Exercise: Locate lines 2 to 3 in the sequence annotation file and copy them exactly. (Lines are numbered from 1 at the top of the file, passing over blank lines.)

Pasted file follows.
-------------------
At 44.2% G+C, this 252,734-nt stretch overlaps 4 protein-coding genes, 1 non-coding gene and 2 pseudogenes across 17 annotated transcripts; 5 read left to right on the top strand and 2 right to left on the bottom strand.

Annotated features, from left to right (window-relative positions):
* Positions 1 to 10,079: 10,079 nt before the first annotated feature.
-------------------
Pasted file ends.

Annotated features, from left to right (window-relative positions):
* Positions 1 to 10,079: 10,079 nt before the first annotated feature.